There is absolutely nothing wrong with training for a race. In fact 95% of the races I’ve done have been some of the greatest days ever. Like Ironman Lake Placid, my first year doing NYC Triathlon, and Chicago Marathon. Whew. Amazing days!!! But for me I know that I need to be careful. Or … mindful. Last year, I recognized I needed to create a new pattern and redefine my relationship to running and races.

And so I took a year to pause and notice. Even as I write this, I notice that in the process of letting go of my attachment to being “an endurance athlete” I also let go of a few other attachments (things/beliefs/people/relationships) that just simply did not serve me.

I’m still toying with the idea of one day jumping back on the endurance bandwagon [my heart is still set on an ultra-marathon] … but my approach is slower and much more intentional than ever before.

Why I’m not doing any big races in 2016 – Original blog post from January

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3 Reasons Endurance Athletes Benefit from Health Coaching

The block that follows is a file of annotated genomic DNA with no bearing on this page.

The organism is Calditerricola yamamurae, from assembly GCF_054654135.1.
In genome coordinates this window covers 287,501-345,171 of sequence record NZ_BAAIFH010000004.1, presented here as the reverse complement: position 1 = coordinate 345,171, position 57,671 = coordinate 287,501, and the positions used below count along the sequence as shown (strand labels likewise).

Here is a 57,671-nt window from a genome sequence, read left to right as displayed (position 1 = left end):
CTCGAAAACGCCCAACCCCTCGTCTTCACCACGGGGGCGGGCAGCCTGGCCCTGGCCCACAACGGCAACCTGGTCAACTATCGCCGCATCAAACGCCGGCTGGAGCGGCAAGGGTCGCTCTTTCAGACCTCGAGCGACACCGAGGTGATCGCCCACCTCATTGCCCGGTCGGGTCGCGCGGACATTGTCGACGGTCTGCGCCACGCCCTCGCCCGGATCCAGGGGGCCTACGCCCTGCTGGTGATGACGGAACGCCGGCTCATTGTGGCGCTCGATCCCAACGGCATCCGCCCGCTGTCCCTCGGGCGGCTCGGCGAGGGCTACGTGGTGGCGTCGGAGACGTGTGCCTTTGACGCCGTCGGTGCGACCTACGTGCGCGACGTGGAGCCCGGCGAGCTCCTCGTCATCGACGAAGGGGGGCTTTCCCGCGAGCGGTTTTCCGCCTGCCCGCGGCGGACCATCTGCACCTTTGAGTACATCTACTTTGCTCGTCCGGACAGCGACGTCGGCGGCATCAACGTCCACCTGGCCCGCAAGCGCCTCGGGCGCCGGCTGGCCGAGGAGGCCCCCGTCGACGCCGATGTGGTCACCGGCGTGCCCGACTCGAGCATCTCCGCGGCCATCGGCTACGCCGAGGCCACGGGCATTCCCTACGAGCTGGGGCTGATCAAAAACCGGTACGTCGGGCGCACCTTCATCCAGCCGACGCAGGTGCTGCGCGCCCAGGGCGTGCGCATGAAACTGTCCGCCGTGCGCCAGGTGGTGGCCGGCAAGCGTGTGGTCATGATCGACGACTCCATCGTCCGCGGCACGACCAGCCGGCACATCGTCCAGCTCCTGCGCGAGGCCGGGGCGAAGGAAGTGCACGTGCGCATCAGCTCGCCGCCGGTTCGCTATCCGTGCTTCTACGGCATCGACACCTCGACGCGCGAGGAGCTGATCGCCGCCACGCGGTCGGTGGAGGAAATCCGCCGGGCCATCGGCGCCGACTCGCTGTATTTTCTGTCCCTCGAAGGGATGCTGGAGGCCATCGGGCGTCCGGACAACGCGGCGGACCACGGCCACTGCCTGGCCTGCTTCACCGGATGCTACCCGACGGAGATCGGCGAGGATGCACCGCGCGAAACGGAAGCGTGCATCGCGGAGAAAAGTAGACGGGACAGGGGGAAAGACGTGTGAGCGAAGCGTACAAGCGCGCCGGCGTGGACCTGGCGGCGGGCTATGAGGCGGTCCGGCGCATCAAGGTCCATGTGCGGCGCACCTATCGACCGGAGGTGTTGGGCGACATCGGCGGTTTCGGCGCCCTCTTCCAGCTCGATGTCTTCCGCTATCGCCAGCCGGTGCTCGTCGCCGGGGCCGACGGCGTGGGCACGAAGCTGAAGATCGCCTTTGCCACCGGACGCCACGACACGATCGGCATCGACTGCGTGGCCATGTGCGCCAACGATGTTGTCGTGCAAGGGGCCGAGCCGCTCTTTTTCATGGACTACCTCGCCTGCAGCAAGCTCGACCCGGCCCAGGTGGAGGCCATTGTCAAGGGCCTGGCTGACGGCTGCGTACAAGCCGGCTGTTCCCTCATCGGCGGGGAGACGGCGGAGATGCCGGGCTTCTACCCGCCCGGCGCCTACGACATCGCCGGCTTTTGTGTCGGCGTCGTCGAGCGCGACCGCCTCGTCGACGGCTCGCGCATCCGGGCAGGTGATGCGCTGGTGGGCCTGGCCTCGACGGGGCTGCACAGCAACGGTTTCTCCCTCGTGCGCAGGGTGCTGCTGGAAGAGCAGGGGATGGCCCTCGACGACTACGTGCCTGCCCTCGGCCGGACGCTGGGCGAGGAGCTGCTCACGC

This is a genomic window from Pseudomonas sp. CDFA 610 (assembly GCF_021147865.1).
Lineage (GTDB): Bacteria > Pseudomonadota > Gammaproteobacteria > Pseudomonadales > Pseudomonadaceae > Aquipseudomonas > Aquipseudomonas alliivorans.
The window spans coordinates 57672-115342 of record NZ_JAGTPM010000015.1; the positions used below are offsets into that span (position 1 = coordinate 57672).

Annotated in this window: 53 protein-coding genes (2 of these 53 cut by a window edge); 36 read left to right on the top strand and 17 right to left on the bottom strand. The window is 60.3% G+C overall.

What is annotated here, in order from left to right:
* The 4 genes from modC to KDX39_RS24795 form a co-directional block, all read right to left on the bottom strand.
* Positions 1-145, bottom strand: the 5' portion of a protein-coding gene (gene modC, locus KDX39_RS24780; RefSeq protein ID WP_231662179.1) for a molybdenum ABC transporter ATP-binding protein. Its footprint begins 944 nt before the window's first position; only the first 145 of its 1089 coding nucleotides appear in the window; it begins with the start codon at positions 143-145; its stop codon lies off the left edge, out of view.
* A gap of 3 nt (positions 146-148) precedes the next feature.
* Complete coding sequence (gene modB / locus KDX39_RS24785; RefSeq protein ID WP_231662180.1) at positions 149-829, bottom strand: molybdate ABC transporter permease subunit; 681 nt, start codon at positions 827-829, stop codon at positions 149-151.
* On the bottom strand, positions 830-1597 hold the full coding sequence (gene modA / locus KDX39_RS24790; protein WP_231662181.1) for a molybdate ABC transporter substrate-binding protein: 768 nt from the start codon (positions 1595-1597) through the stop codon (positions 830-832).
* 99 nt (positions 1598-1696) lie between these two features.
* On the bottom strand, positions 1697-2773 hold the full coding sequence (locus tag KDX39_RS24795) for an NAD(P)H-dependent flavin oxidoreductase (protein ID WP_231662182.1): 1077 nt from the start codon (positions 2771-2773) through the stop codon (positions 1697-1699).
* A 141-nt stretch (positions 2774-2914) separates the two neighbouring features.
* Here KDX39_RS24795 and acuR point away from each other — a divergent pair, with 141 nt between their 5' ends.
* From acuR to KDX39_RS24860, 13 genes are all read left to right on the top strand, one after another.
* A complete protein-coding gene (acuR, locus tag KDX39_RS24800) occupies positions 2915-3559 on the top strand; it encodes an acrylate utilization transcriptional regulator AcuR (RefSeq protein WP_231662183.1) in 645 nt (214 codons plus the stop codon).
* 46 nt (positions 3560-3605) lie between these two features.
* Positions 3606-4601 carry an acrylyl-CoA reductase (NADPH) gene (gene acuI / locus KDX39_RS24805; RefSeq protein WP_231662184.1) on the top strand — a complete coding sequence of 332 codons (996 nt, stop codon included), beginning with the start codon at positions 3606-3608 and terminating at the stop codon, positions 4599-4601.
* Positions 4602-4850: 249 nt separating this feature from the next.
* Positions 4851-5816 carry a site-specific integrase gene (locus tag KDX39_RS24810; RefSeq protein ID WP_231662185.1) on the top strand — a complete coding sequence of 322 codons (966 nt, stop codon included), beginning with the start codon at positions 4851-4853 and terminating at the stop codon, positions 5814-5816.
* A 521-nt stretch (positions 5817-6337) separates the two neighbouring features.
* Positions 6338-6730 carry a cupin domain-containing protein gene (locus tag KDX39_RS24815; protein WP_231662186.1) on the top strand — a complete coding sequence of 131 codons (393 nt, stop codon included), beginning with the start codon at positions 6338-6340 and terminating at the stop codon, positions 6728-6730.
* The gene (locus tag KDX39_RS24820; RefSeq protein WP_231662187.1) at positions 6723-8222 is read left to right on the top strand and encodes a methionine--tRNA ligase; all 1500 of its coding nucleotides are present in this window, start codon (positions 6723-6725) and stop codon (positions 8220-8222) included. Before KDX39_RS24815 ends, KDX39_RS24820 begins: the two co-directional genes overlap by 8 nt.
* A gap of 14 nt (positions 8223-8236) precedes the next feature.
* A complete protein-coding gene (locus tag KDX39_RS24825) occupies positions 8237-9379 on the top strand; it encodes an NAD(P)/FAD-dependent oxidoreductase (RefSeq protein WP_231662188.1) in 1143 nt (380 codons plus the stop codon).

Why Do Endurance Athletes Need Health Coaching?

Ironman Lake Placid 2012 – just before the finish!

I have been fortunate to coach some pretty incredible endurance athletes over the last few years. And we aren’t talking professional endurance athletes: we are talking the athlete who has a family, a career, hobbies, and somehow manages to integrate a training schedule with enough hours to constitute a part-time job.

I love working with these people because of their intense drive and motivation – and also because I speak their language. I understand feeling like the “crazy” one who leaves a dinner party at 8:30PM because you have a 5AM training session.

So I was thinking about this – why DO endurance athletes need coaching? There are a myriad of reasons so I’ll start with three that really stick out in my mind:

Don’t ignore the basics: food and hydration.